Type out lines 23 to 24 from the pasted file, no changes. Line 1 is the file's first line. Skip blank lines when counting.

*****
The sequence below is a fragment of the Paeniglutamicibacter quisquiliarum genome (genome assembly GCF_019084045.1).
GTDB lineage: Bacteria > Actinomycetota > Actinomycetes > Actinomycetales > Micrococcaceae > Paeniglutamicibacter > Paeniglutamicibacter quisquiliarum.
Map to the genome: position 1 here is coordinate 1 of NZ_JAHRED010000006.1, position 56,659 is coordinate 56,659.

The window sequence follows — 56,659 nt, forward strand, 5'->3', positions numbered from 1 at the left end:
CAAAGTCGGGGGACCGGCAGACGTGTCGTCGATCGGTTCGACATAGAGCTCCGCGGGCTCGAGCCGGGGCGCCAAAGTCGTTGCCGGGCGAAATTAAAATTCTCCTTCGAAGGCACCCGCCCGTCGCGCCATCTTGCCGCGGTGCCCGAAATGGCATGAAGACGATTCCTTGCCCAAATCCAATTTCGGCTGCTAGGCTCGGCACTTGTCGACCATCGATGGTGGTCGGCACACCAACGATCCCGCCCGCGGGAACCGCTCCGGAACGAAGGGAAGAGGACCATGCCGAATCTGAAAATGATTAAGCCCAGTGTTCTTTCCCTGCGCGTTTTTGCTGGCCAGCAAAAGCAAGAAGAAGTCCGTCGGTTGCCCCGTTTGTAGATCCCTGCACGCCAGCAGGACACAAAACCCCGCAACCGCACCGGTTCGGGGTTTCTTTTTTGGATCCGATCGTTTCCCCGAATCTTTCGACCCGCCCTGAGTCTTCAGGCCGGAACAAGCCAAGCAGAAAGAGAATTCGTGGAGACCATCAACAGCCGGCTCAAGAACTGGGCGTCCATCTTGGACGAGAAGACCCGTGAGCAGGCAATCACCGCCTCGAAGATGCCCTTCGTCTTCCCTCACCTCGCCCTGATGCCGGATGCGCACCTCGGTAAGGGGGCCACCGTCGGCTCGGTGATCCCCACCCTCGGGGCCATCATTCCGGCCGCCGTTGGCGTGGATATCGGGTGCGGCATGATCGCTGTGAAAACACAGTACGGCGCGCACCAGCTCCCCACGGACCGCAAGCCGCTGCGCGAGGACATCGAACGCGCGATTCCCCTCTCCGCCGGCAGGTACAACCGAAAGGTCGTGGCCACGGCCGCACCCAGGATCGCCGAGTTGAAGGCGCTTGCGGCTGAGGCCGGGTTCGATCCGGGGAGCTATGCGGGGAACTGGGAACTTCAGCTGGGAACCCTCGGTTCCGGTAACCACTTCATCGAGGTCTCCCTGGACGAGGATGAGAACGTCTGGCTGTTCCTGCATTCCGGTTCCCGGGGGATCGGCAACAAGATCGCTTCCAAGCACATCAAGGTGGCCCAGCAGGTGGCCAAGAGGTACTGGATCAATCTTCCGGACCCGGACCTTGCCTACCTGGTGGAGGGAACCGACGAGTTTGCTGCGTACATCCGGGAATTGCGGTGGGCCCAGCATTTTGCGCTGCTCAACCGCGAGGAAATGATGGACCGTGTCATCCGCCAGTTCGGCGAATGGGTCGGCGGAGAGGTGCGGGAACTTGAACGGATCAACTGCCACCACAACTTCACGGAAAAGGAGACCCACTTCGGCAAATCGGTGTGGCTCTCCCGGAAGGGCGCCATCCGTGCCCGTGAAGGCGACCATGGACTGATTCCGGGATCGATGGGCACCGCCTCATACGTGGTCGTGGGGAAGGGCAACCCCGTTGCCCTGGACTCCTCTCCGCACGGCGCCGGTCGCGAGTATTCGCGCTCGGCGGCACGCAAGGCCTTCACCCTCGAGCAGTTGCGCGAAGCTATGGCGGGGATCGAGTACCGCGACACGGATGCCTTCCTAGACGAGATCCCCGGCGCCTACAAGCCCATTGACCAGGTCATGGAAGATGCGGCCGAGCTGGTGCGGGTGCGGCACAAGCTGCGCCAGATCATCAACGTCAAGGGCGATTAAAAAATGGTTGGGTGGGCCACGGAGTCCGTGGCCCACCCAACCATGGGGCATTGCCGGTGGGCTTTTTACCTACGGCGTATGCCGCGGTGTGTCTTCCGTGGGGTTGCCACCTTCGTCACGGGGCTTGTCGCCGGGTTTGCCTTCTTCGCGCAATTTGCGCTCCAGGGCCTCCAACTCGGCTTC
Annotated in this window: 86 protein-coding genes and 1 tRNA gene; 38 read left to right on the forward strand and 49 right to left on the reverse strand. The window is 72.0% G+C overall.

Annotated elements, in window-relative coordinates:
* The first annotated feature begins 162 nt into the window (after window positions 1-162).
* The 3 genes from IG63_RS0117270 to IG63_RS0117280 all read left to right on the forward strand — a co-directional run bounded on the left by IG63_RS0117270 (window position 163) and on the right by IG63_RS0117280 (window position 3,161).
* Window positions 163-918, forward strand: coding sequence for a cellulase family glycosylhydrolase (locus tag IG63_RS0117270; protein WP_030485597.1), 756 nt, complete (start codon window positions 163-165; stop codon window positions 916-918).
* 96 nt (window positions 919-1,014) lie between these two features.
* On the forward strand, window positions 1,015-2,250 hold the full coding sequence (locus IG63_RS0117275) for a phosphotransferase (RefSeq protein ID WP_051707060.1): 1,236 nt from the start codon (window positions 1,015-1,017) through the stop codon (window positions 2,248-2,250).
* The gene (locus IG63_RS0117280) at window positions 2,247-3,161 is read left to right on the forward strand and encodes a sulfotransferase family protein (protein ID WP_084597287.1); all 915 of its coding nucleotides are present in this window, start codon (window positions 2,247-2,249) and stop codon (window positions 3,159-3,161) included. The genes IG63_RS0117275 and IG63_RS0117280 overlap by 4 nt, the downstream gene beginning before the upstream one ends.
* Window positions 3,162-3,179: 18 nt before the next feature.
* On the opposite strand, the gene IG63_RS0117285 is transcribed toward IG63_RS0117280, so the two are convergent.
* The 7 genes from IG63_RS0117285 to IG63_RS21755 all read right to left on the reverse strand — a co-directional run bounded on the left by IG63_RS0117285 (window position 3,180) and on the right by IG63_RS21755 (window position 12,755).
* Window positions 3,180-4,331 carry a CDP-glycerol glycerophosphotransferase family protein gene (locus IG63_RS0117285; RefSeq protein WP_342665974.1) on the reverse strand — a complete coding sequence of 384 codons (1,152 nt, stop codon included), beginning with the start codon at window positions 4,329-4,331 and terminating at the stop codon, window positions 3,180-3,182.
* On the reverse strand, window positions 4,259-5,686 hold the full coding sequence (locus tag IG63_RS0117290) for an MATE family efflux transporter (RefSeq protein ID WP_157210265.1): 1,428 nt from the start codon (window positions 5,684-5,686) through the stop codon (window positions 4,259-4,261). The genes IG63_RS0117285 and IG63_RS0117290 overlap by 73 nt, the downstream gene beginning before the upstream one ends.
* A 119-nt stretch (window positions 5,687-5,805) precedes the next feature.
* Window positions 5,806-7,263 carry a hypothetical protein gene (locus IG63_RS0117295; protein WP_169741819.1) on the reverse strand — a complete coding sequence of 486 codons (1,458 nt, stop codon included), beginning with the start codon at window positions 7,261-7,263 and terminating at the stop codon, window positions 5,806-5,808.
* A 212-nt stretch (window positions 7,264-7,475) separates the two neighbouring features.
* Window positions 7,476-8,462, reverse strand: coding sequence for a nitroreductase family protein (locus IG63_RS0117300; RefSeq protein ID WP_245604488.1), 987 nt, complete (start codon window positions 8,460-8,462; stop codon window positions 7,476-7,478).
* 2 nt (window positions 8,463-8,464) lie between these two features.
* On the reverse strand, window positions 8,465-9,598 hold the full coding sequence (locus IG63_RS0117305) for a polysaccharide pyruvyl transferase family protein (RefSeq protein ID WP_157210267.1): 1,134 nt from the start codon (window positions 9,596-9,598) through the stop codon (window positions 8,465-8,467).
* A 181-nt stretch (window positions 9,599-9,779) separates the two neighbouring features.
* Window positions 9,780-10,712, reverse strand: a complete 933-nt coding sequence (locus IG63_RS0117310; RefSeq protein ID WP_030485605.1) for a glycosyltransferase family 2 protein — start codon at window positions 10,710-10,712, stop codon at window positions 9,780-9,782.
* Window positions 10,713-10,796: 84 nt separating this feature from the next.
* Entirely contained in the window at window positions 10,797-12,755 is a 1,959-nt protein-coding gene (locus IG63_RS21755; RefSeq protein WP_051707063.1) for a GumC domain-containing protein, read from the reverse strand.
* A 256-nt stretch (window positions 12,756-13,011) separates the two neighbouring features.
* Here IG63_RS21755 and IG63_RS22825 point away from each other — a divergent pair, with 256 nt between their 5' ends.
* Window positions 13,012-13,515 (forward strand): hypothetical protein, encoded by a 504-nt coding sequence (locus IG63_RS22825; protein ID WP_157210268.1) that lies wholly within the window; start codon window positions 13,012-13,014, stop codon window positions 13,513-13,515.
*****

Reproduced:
* 2 nt (window positions 8,463-8,464) lie between these two features.
* On the reverse strand, window positions 8,465-9,598 hold the full coding sequence (locus IG63_RS0117305) for a polysaccharide pyruvyl transferase family protein (RefSeq protein ID WP_157210267.1): 1,134 nt from the start codon (window positions 9,596-9,598) through the stop codon (window positions 8,465-8,467).